JEFFREY TOBIN: Me, the third person
How good are you at taking your own advice?
It can be a bitter pill to swallow. Advice is usually easier to serve to others than it is to take for ourselves. I often have the most trouble when I’m looking for a solution to a challenge of my own. I’m too close to it, “too emotionally involved” to see it clearly, be detached and keep my emotions from getting the better of me.
Sound familiar? It should: It’s a challenge that most of us face.
Want to solve some of your own challenges more easily? Here’s one solution: Think in the “third person.”
In English grammar, we utilize three “persons”: I, you, and he/she/it.
The first person is written from one’s own perspective. “I run quickly.”
The second person refers to another. “You run quickly.”
Finally, the third person addresses another in the impersonal “he (she or it) run(s) quickly.”
By thinking about ourselves in the third person, we are able to more easily detach ourselves from the process, thereby removing one of the barriers to thinking unemotionally.
This works for goal- setting, problem-solving and the host of other decisions we face every day.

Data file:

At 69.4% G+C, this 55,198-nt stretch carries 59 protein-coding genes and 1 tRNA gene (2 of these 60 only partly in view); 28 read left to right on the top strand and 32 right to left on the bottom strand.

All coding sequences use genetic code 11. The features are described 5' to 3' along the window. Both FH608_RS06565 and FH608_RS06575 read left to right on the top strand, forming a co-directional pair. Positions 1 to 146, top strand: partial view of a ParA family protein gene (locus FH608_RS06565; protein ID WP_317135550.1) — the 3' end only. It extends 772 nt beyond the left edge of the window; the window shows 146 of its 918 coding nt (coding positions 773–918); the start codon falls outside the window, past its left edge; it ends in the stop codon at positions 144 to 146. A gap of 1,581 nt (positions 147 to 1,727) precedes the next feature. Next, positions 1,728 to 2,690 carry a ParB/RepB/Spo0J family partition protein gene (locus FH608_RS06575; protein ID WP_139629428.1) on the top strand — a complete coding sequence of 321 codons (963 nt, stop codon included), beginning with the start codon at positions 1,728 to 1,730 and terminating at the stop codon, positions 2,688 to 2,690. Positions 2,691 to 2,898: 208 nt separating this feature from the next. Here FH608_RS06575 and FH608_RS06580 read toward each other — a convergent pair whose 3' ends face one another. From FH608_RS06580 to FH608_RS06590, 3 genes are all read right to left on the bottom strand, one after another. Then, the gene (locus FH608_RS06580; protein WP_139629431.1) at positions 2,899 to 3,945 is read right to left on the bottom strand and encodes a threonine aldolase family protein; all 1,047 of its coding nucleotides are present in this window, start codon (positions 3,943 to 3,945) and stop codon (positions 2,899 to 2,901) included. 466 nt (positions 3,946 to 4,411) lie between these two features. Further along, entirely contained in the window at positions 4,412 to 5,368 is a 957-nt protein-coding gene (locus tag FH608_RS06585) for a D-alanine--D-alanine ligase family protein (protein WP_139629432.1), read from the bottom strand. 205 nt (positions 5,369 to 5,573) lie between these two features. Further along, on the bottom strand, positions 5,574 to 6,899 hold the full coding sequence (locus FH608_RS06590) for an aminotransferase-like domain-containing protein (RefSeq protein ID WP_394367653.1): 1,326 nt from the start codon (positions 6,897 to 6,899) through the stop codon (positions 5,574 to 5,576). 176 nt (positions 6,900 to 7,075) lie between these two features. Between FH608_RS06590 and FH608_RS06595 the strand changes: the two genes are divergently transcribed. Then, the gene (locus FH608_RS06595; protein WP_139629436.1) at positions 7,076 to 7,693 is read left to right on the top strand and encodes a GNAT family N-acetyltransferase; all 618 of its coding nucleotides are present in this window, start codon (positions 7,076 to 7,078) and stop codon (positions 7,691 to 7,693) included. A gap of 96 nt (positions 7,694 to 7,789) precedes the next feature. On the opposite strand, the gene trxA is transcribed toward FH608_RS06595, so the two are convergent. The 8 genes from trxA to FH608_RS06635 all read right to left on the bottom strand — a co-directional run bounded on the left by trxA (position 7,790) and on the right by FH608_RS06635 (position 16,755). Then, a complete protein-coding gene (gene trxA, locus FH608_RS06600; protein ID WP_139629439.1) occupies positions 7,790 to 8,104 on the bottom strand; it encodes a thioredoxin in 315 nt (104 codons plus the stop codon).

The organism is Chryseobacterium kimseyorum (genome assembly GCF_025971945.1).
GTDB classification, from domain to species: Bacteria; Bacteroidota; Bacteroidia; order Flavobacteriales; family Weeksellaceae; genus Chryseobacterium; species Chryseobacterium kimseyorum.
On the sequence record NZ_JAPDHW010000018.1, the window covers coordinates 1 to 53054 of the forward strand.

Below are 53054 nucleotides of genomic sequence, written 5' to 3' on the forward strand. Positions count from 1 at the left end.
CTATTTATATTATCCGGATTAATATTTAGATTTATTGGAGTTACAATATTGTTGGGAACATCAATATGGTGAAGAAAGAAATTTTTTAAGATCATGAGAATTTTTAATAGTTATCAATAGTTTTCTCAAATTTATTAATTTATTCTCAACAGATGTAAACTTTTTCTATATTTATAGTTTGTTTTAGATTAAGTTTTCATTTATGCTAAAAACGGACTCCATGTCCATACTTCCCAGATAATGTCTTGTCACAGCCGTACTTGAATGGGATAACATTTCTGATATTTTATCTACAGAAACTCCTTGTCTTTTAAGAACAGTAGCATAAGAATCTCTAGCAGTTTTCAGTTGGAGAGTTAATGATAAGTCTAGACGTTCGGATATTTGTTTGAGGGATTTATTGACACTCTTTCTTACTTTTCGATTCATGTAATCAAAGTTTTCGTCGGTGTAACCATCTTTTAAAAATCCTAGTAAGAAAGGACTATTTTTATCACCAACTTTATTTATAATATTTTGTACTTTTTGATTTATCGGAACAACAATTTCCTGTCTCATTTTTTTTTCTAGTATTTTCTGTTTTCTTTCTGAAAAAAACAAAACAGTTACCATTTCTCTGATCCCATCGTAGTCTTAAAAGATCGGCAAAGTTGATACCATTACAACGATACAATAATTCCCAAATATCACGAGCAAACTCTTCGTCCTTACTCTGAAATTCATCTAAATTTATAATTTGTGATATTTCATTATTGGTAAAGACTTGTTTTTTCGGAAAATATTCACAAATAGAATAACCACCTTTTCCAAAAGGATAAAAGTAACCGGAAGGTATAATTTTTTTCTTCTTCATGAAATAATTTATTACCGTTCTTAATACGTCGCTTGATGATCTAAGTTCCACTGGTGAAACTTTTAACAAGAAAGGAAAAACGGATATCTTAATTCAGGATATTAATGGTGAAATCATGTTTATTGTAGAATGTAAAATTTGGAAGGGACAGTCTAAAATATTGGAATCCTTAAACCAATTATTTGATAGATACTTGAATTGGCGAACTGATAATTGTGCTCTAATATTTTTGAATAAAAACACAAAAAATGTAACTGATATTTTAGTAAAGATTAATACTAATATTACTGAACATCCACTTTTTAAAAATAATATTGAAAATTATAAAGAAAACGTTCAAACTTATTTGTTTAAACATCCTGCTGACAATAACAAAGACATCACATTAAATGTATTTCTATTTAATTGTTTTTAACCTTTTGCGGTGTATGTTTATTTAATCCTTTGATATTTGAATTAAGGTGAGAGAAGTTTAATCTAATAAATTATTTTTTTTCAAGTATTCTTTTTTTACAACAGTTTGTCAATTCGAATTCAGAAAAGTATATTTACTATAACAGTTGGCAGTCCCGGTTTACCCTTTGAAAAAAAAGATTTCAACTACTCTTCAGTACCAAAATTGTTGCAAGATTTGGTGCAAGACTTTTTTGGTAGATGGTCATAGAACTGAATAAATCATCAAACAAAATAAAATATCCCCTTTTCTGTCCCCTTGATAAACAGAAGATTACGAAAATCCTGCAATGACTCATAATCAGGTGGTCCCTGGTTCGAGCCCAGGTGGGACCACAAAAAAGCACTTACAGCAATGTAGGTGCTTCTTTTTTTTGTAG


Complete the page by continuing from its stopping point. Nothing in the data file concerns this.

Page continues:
Instead of trying to solve the problem for yourself, solve it for the other person, the third person.
Here’s how. Picture yourself as someone sitting across the table from you.
Think about how that person acts, responds, what value they add, their talents, goals and challenges.
Ask that person questions and listen to him/her talk about the issue they face. Take notes.
Be honest with them. Don’t deride him/her for faults (we are all human) and remember to take particular note of their strengths.
How would you advise that person to act? What would your recommended course of action be? What resources does he/she need?
In what part of the process could he/she excel and where might others be helpful? Make a list of recommendations. Create an action list of first steps to be taken.
Then get started.
We all get in our own way at times. Thinking of yourself in the third person is a great way to see things more clearly and have greater confidence in your decisions. It’s the spoonful of sugar that helps you take your own medicine, and to do it gladly.